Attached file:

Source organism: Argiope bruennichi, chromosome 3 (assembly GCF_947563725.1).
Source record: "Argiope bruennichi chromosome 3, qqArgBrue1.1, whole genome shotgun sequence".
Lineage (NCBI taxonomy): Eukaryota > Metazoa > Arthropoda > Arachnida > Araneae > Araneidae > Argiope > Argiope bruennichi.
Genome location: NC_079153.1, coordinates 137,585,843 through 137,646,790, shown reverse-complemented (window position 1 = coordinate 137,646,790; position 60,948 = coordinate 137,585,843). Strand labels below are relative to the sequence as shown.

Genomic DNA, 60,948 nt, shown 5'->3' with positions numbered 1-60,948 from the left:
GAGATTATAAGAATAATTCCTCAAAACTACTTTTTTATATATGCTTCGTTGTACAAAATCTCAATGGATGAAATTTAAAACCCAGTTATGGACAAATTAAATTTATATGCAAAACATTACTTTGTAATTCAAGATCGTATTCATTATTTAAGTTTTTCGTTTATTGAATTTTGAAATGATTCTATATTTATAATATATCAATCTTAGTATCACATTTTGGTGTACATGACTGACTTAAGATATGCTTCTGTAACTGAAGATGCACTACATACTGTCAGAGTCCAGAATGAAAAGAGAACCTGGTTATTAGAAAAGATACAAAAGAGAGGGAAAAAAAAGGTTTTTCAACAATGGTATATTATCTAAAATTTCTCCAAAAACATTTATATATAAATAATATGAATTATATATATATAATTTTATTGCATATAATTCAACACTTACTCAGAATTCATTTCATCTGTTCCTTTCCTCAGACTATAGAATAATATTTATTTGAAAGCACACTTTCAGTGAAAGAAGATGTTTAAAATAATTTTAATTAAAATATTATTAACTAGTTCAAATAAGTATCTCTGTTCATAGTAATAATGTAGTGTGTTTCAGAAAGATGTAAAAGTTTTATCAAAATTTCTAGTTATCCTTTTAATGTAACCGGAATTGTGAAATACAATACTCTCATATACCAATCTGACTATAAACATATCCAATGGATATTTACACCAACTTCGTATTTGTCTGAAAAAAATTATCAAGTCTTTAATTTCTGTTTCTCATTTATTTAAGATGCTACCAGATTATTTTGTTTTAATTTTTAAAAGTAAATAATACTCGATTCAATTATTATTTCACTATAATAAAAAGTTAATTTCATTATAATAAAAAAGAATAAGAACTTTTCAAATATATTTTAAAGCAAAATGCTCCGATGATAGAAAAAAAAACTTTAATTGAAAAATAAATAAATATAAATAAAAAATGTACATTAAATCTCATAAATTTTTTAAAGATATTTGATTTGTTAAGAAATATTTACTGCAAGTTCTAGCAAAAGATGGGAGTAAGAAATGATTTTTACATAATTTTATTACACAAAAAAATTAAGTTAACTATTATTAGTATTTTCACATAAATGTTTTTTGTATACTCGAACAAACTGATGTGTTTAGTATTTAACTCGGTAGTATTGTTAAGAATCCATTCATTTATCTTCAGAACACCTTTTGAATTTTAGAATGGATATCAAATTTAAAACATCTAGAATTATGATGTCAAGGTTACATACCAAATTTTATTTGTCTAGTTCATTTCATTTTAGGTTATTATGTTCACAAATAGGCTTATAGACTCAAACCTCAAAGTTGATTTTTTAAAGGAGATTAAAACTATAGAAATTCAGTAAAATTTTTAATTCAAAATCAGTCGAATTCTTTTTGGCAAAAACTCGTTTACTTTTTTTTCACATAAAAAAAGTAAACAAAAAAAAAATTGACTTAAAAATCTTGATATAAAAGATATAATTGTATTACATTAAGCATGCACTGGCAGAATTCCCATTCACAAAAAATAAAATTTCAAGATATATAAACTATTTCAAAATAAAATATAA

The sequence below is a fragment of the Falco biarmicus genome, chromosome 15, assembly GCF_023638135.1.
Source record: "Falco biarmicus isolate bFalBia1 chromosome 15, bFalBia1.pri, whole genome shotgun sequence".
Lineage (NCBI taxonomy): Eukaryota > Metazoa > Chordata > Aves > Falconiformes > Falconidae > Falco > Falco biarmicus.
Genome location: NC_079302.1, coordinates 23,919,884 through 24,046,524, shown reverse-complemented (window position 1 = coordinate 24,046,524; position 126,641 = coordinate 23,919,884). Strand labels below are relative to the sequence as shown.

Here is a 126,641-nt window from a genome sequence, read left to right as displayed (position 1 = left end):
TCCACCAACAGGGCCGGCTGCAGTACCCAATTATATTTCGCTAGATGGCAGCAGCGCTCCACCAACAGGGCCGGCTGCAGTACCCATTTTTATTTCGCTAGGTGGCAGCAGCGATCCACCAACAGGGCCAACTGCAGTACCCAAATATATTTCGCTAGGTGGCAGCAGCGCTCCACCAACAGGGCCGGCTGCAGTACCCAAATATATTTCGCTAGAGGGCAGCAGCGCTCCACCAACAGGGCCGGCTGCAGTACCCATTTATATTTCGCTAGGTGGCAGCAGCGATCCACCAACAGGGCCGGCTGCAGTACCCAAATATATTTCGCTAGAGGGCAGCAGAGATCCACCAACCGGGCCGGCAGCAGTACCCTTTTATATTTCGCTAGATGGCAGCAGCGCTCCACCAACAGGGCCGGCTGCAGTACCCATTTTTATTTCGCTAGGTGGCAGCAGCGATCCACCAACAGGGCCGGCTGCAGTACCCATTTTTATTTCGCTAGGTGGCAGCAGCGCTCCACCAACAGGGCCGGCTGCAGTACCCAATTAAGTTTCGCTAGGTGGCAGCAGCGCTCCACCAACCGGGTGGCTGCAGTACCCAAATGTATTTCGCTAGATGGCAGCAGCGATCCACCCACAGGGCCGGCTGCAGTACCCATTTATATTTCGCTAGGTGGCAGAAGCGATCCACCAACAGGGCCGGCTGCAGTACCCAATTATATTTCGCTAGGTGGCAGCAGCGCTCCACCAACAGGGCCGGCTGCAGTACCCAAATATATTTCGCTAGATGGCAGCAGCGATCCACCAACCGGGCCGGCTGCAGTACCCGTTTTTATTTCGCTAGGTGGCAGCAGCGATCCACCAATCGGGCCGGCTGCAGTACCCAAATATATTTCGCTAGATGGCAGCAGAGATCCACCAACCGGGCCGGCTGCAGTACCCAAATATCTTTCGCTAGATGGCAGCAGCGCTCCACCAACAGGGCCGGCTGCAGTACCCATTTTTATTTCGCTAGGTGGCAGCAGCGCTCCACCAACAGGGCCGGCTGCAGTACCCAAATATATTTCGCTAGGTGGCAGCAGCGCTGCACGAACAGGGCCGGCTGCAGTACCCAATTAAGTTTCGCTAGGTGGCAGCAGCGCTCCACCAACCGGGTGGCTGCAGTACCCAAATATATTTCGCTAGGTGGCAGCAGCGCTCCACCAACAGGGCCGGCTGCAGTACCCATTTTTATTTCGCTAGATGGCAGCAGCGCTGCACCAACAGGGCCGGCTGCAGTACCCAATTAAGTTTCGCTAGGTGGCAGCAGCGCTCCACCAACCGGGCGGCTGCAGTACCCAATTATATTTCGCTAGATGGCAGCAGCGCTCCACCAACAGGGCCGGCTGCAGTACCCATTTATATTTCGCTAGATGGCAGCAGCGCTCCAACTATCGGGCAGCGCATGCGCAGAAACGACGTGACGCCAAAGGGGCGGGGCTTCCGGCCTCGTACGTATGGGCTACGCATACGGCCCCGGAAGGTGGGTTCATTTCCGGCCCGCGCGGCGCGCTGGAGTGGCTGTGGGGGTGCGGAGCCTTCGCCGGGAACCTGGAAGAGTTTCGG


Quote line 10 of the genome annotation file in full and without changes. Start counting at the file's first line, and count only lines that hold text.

Genome location: NC_079302.1, coordinates 23,919,884 through 24,046,524, shown reverse-complemented (window position 1 = coordinate 24,046,524; position 126,641 = coordinate 23,919,884). Strand labels below are relative to the sequence as shown.